pelvic floor therapy
The Aging Well Issue

Is It Time to Add Pelvic Floor Physical Therapy to Your Healthcare Routine?

Key Takeaways

  • Pelvic floor physical therapy (PT) can help women and people with vaginas alleviate problems like painful sex, urinary leakage, and pelvic floor prolapse.
  • These conditions are common in pregnant people or older women and may be corrected with physical therapy.
  • In physical therapy, people may work on breathing, relaxation, and lengthening and strengthening techniques to train their muscles to function correctly.

Should you exercise your pelvic floor? If so, how do you exercise your pelvic floor? By the way, what is your pelvic floor?

When people talk about exercising the "pelvic floor," they're usually referring to the pelvic floor muscles, which are located at the base of the pelvis, and protect the pelvic organs like the vagina, cervix, uterus, bladder, urethra, and rectum.

The pelvic organs have several essential purposes, so protecting them is a big job. Pelvic muscles facilitate sphincter function, so people don't involuntarily relieve themselves. They assist in orgasm function, aid in postural support, and help pump lymphatic blood.

When the pelvic floor muscles aren't functioning correctly, people may experience symptoms like painful sex, prolapse (when an organ or tissue "drops" or moves out of place), urinary incontinence, or constipation. This can trigger secondary issues like shame, embarrassment, and anxiety.

As uncomfortable or disruptive as these symptoms can be, the good news is that they can be treated. Pelvic floor physical therapy (PT) is one intervention practitioners use to alleviate peoples' discomfort.

"If you're in pain, if you feel like you have no control over your bladder, if you're having excruciating sex, or if you have a prolapse, it can be very isolating," Janelle Howell, DPT, WCS, a pelvic floor physical therapist known as the "Vagina Rehab Doctor" on Instagram, told Verywell. "Pelvic physical therapy can give you that quality of life back where you understand your body better, you feel better, and you have a grip on what to do going forward."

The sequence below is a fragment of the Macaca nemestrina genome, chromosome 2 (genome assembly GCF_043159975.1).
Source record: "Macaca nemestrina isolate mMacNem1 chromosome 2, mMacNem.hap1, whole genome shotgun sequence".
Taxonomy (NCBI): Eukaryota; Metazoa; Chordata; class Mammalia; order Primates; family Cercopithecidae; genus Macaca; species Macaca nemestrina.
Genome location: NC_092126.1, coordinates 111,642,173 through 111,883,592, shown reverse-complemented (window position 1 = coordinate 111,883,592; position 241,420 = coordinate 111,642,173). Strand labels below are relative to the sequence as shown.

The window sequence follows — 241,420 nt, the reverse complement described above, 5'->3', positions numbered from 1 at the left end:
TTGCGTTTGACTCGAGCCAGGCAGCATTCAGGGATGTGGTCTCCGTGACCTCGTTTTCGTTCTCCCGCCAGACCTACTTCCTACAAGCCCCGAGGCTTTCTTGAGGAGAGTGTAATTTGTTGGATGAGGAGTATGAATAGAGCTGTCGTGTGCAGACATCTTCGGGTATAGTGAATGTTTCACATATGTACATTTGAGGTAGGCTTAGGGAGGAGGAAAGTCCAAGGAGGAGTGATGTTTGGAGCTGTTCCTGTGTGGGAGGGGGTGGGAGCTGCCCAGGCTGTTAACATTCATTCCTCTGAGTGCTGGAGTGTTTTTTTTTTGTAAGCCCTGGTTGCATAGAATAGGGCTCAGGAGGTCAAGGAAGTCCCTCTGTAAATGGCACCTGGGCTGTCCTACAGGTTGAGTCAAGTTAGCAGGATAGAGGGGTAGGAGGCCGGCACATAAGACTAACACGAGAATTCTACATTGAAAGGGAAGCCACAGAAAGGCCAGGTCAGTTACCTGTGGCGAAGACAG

Pelvic floor issues can be more common in older adults, as women and people with vaginas undergo hormonal changes with age that can lead to vaginal dryness or thin tissues.

"Estrogen is what tells our tissues to stay thick and nourished with blood flow, as well as ready for sex," Howell said. "As we get older, estrogen is just not as robust as it was when it was younger."

With time, commitment, and targeted treatment, people of all ages can use pelvic floor physical therapy to lubricate tissues, strengthen muscles, and restore their pelvic floor function, Howell said.

What Causes Pelvic Floor Problems?

Pelvic floor dysfunction tends to occur as people age, during pregnancy, or in tandem with life events like the postpartum period and menopause, which can lower a person's hormone levels.

People who are pregnant are especially prone to pelvic floor problems, Heather Jeffcoat, DPT, a pelvic floor physical therapist and founder of Femina Physical Therapy, told Verywell. The weight of a pregnant person's uterus can pressure and strain the pelvic floor muscles. Vaginal childbirth can also stretch or weaken the muscles.

"[The risk of] pelvic floor dysfunction is increased in anybody that is pregnant, but people might not necessarily know that they have a problem," Jeffcoat added. "They might normalize things [or think] they will get better after delivering—which is not necessarily true."

How Do You Know If You Need Pelvic Floor PT?

Unlike muscles like the glutes and abs, the pelvic floor muscles aren't easy to see. As a result, Howell said that not everyone who needs help may notice the signs.

"We don't see the pelvic floor because it's in a private area, so we assume that many of the issues that we experienced—privately or intimately—cannot be helped, but they can," she said. "These issues are happening from the young to the old; it's just happening more when you're older."

Symptoms of pelvic floor dysfunction may include:

  • Urinary or stool leakage or incontinence
  • Constipation
  • Pain in the pelvis region
  • Back pain
  • Painful urination
  • Painful sex

If left untreated, these problems can worsen over time.

Jeffcoat recommends that women and people with vaginas schedule at least three pelvic floor physical therapy appointments during pregnancy, at least one during the postpartum period, and at least one at the onset of menopause.